St Nicks

Centre for nature and green living

Wildwatch: 14 March 2012 – Nest building under way

Long-tailed Tit on the Bund Path

Long-tailed Tit on the Bund Path

Weather: Overcast, cool, slight S. breeze
Observers: Alex, German, Ian, Janetta, Kaye, Linda, Lindsay

Three new people swelled the Wildwatch group to seven people today, so, after a walk round Osbaldwick Beck, we split into two parties. Ian, Alex, German and Lindsay went off to concentrate on bird life, whilst Kaye, Linda and Janetta focused their attention on plants.

There was a lot of Spring activity around the reserve today – both bird and plant life. Leaves are sprouting on many bushes and trees, and there was plenty of bird song.

Magpies nest-building along Osbaldwick Beck

Magpies nest-building along Osbaldwick Beck

Birds: The pair of Magpies were still busy building their large nest along Osbaldwick Beck, and at the far end of Tang Hall Beck, a pair of Long-tailed Tits were collecting feathers and other nest materials, and flying into a low bush. Bullfinches seemed to be establishing territories, and we saw two pairs in one tree, with the males chasing each other. Dunnocks were flitting round in threes and fours, playing their complicated mating games! Great Tits were also flying round in what looked like chases, but whether it was courtship or male rivalry we weren’t certain.

Robin about to take off!

Robin about to take off!

Robins were also singing well today, with their songs having a piercing quality when you were close to them. Other woodland birds seen today included Blue Tit, Wren (in at least three locations), House Sparrow (in their usual location North of the playground and, unusually, at the far end of the Tang Hall Beck path) and a single female Chaffinch. Wood Pigeons were, of course, everywhere, but we didn’t see any signs of courtship.

Surprisingly, there was still no Blackbird song, although there were plenty of them around. None of the males seemed to have the dark beaks, suggesting birds of Scandinavian origin, so maybe they’ve departed. Some Winter visitors still remained, however. A flock of four Lesser Redpolls were feeding on Willow catkins along the Tang Hall Beck path, ignoring their usual diet of Alder cones, and four Fieldfares flew over the playground. In addition to the Fieldfares, Carrion Crow and six Herring Gulls were other “fly-over” birds.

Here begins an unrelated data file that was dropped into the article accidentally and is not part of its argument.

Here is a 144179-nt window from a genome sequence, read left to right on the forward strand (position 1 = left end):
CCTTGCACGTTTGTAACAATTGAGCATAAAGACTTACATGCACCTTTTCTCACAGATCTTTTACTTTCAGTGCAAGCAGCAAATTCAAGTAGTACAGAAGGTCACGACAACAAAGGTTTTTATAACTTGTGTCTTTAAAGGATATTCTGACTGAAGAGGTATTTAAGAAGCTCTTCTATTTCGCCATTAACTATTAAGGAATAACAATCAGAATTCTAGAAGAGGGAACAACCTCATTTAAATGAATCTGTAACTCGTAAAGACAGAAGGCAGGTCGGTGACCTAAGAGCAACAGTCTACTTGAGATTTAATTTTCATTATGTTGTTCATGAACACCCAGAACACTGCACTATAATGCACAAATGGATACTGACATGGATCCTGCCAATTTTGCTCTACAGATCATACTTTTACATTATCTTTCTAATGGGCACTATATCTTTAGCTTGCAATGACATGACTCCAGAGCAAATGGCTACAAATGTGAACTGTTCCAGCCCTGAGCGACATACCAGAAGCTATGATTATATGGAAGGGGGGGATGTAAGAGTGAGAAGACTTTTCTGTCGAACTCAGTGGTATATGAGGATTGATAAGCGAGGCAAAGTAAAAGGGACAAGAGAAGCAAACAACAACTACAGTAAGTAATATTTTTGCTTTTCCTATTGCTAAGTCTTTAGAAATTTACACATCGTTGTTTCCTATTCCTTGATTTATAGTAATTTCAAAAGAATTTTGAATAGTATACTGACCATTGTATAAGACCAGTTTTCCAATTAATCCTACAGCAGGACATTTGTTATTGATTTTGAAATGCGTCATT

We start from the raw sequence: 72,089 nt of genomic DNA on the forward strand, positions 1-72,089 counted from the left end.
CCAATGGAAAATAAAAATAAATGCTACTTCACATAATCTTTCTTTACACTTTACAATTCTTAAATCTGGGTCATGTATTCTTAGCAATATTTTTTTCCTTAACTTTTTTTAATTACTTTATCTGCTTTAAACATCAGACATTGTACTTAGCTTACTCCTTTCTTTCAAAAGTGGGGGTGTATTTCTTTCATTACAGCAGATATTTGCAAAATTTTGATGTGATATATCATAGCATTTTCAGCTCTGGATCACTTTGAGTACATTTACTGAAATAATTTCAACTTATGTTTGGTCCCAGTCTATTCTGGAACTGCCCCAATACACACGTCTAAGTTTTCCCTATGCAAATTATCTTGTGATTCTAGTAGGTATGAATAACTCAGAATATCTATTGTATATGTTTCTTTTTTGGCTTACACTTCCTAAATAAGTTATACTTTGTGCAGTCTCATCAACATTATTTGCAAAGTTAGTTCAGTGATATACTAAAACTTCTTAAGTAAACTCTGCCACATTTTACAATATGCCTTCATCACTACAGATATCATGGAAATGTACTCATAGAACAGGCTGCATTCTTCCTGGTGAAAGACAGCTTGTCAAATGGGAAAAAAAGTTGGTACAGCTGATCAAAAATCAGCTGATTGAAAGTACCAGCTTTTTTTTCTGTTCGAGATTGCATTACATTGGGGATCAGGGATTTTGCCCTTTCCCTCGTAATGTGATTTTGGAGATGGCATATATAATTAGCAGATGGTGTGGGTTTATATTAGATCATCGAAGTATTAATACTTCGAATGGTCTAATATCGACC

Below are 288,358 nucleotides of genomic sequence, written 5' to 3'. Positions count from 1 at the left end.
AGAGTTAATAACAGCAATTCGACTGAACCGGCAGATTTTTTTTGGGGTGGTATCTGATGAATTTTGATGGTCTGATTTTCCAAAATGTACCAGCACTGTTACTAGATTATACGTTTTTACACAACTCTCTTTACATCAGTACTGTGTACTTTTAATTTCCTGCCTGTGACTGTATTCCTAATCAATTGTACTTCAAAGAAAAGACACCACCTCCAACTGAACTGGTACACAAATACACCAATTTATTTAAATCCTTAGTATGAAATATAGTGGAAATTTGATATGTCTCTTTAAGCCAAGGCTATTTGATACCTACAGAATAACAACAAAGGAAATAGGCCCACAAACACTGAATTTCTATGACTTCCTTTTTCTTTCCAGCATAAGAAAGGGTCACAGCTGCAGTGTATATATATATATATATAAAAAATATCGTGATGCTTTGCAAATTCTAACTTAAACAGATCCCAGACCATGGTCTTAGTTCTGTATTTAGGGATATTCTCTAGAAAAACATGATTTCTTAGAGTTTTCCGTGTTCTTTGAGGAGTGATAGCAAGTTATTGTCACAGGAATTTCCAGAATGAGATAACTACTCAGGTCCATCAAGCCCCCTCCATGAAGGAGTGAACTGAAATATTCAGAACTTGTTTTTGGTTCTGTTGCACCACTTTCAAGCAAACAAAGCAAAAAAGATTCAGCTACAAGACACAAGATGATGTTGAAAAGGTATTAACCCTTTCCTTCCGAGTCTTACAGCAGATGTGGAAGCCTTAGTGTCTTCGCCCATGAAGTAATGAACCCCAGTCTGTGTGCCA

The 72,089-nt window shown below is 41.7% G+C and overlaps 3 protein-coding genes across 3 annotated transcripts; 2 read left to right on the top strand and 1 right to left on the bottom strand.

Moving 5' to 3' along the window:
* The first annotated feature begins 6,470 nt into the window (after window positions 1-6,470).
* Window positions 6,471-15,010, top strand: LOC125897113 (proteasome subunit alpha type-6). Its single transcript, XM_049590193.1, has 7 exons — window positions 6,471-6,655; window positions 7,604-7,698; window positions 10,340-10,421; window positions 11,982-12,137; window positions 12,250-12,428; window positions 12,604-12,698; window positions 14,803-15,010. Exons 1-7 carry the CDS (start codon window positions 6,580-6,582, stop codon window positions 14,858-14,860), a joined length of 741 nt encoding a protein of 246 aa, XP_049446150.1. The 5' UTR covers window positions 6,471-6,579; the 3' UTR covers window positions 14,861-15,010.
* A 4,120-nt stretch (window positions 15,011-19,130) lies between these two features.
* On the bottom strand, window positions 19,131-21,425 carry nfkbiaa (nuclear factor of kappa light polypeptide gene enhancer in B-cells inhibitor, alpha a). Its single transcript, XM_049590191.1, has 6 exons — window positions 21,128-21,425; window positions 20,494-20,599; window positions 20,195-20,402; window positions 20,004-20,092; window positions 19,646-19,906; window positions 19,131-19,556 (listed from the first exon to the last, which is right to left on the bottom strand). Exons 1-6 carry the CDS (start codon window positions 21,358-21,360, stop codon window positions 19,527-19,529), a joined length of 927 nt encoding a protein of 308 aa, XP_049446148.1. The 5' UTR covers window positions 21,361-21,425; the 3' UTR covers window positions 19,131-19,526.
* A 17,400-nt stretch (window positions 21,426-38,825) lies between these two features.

Water birds were thin on the ground (or should that be water!), with a single Moorhen on Osbaldwick Beck, and an unwelcome drake Mallard on the Environment Centre pond. It was quickly shooed away, because it was almost certainly after the frogspawn (see below).

Distant view of one of the two Kingfishers seen today

Distant view of one of the two Kingfishers seen today

Saving the best to the last, we all met up at the now-favourite Tang Hall Beck viewing point, and had views of two Kingfishers in the same field of view. They were very distant, as this fuzzy photo shows, so we were not able to tell if they were a male and female, but it’s looking encouraging.

A total of 19 species of birds was seen today.

Mammals: Linda saw a single Water Vole crossing Tang Hall Beck whilst we were watching the Kingfishers, and we saw a single Rabbit near the Bund Path.

Chionodoxa near Osbaldwick Beck

Chionodoxa near Osbaldwick Beck

Plants & Flowers: Hazel and Alder have more or less completed their flowering period but are starting to put out leaves. Prunus species and Gorse continue in full flower, most of the Hawthorns are green, and one or two sheltered Blackthorns are coming into blossom. Male and female Willow catkins are at full size, and proving attractive to early unidentified bumble bees.

In the Osbaldwick Beck area, Lesser Celandines are coming into flower, along with White and Red Dead-nettle and a few garden varieties – Daffodils and Chionodoxa, but the Snowdrops are over.  More and more Coltsfoots are visible, particularly at the top of the steps past the Dragon Stones. The highlight was finding the first Cowslip flowers of the season.  As a foretaste of things to come, leaves of Yarrow, Plantain sp and various Umbellifers are emerging to join the well-established Goosegrass, Ground Elder and Nettle shoots.

Insects: Bumble-bee numbers seem to be increasing. We weren’t able to see closely enough to positively identify species, but Ian thought one of them, at least, might have been Buff-tailed Bumble-bee.

Amphibians: As reported on 10th March, more Common Frogs have been arriving at the Environment Centre pond, and over the past week, a large quantity of frogspawn was deposited.

14 March 2012 | Categories: Wildwatch